Thus, most so-called "cinematic" video games can be highly effective entertainment, but they can at best be middling art.

So when do games succeed at being art?

I can't lay out comprehensive criteria, but I can give a few examples. It seems to me that the following games actually succeed at creating experiences that are both seamless and aesthetically powerful, although in different ways:

  • Geometry Wars Retro Evolved. Yes, you heard me: Geometry Wars (UPDATE 2008-10-26: note that this video does not use the in-game soundtrack). It's the ecstatic love child of Stan Brakhage and a techno music video, in video game form.
  • Shadow of the Colossus. This is the rare example of a game that achieves seamlessness despite being relatively cinematic in presentation. Pay attention, and you'll see how this game succeeds where other games fail: you're practically the only living human being in the whole game. Almost everything else that moves is either an automaton or an animal. The experience is nearly wordless. The aesthetic texture (the visuals, the sound) is breathtaking, but also exceptionally stark. If Shadow of the Colossus were a film, it would be an art film; no mainstream Hollywood studio would greenlight it. And within the dream logic of its lonely world, everything fits together. I could write a great deal more about this game and how it speaks to me, but that's a subject for another day.
  • Echochrome. An abstract exploration of spatial perception and motion with immaculate visuals and music. Would not be out of place installed in the MOMA.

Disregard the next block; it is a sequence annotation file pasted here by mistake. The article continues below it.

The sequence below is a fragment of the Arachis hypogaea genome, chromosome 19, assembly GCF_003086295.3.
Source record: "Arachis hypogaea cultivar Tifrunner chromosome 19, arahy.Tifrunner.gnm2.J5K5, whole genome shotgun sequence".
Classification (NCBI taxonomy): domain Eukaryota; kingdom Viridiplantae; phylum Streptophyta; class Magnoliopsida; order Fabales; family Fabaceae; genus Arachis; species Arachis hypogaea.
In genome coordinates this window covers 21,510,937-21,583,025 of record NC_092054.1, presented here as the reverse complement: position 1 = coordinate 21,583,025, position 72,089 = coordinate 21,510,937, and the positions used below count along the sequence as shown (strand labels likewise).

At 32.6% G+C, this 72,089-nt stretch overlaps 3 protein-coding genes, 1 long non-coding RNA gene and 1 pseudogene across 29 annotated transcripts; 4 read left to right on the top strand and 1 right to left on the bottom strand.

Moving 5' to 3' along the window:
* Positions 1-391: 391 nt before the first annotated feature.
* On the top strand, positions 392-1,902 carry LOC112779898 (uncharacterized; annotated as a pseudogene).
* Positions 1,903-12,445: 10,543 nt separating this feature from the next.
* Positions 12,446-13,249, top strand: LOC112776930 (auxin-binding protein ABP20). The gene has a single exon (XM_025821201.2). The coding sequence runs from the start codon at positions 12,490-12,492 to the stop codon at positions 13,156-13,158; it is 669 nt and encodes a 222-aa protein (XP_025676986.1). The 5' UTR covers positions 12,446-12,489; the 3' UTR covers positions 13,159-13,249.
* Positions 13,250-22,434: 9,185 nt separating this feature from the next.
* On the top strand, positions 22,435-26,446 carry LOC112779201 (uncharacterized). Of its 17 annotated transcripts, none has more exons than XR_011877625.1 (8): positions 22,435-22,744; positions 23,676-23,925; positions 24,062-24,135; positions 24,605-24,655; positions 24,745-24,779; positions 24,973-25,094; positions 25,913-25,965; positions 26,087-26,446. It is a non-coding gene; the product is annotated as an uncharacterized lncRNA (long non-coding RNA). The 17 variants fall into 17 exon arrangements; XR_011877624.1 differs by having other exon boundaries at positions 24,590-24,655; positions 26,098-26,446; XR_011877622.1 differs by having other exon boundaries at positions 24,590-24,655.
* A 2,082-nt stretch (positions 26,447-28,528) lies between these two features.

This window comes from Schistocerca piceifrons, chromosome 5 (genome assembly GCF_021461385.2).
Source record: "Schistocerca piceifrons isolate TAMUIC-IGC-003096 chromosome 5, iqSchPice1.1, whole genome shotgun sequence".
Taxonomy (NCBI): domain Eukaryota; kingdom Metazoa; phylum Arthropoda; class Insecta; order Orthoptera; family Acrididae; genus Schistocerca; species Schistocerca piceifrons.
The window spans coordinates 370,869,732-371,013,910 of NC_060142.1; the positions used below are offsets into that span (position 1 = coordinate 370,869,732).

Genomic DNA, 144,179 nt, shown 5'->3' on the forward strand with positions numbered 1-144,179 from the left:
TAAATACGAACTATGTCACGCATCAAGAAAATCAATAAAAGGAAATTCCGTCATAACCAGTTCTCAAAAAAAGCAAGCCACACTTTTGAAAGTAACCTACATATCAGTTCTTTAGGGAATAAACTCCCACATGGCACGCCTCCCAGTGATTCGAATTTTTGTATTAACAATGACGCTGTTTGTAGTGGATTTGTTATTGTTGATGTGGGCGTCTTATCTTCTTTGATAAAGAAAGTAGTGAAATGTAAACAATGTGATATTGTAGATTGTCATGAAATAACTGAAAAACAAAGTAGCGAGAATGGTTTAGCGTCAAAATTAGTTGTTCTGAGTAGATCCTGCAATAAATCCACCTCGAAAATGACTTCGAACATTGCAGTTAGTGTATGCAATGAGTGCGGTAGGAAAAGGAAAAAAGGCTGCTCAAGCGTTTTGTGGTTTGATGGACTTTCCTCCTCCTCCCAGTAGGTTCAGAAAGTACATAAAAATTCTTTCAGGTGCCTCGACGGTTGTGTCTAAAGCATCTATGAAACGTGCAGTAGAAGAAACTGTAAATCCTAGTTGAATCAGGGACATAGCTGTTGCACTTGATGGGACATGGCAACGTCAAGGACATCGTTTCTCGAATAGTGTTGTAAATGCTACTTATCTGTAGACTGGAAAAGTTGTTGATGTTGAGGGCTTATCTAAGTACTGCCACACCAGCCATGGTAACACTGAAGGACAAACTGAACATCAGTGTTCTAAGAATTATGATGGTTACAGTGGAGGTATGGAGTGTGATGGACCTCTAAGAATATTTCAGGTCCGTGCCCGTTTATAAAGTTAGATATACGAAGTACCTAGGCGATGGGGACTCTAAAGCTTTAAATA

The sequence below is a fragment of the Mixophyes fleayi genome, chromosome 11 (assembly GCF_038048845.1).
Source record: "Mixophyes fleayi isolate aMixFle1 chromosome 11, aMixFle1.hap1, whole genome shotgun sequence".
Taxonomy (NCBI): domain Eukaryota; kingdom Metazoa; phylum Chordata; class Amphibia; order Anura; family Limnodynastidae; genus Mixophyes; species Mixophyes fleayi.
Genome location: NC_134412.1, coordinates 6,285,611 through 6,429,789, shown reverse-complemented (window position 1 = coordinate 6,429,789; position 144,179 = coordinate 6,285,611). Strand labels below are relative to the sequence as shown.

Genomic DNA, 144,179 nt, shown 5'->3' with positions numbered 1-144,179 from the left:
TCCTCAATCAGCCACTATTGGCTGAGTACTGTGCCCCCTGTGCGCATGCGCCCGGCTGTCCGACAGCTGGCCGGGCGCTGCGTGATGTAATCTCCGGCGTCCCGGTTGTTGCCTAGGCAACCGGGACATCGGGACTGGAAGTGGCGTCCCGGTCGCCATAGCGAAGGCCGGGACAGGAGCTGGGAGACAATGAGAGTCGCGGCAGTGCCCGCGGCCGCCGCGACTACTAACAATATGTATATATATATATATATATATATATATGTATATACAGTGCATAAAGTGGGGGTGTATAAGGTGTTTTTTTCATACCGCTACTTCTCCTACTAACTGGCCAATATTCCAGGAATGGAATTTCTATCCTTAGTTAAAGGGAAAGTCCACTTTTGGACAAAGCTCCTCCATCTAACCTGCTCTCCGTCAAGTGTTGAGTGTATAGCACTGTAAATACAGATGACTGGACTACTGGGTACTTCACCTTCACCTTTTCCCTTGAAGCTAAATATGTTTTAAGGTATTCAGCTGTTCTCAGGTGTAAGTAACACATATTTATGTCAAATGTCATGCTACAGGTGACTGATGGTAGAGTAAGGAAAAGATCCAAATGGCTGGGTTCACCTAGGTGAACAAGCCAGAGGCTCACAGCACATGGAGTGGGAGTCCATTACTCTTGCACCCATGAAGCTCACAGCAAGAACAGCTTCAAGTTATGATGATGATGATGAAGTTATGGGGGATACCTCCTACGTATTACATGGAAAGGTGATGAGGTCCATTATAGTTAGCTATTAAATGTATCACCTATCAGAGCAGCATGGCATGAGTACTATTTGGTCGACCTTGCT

• flOw. If you like Mark Rothko paintings but not flOw, then I claim that you are a hypocrite.
  • Katamari Damacy. This game is not exactly my bag, but both as a work of absurdist aesthetics and as a cunningly crafted explorable state space, I cannot deny its success.

Now, to the above list, I can add a very long list of games that succeed wildly at being entertaining, and have some merit as art, but don't fully succeed at the latter. For example, BioShock, Okami, and the Half-Life 2 episodes achieve higher quality, both as entertainment and as art, than 99% of television shows or movies; but you can see the man behind the curtain a little too often for them to be wholly successful art works.

Lumines is the video game equivalent of pop music, and roughly as artistic.

And then there are games like Civilization, which manage to be tours de force of complex state space design, but aesthetically barely rise above the level of a board game. If Civilization IV were a work of physical architecture, it would be the New York subway system.

And so on, and so forth. Basically, many video games succeed as entertainment; some of those manage to be less-than-great art; and a very small number manage to achieve a unity of presentation and gameplay construction as to be really good art. And given how far the circle of "art" has widened in the past century and a half, only the most blinkered kind of fool would claim otherwise.

But please, please, stop trying to convince people that games are like the grown-up little brother of cinema (or, even more nonsensically, of literature). They're not. I mean, really.

p.s. I have deliberately elided all mention of multiplayer games, which deserve a whole other analysis. To what extent can collective experiences be art? The Fluxus movement's answer: plenty. Presumably computer-mediated participatory group activities can in theory be art as well. My major uncertainty is that I don't think I've ever played a multiplayer game that I'd describe as a "seamless aesthetic experience". One thing's for sure: listening to a thirteen-year-old bitching into his headset mic does not qualify.

* People familiar with the world of academic game criticism may recognize the distinction I draw as one of "narratological" versus "ludological" game appreciation, with the position I take being roughly ludological. I don't entirely buy into this distinction, mostly because I find "narratological" to be a terrible misnomer. The visual or aural properties of a game are sensory; they are not necessarily narrative.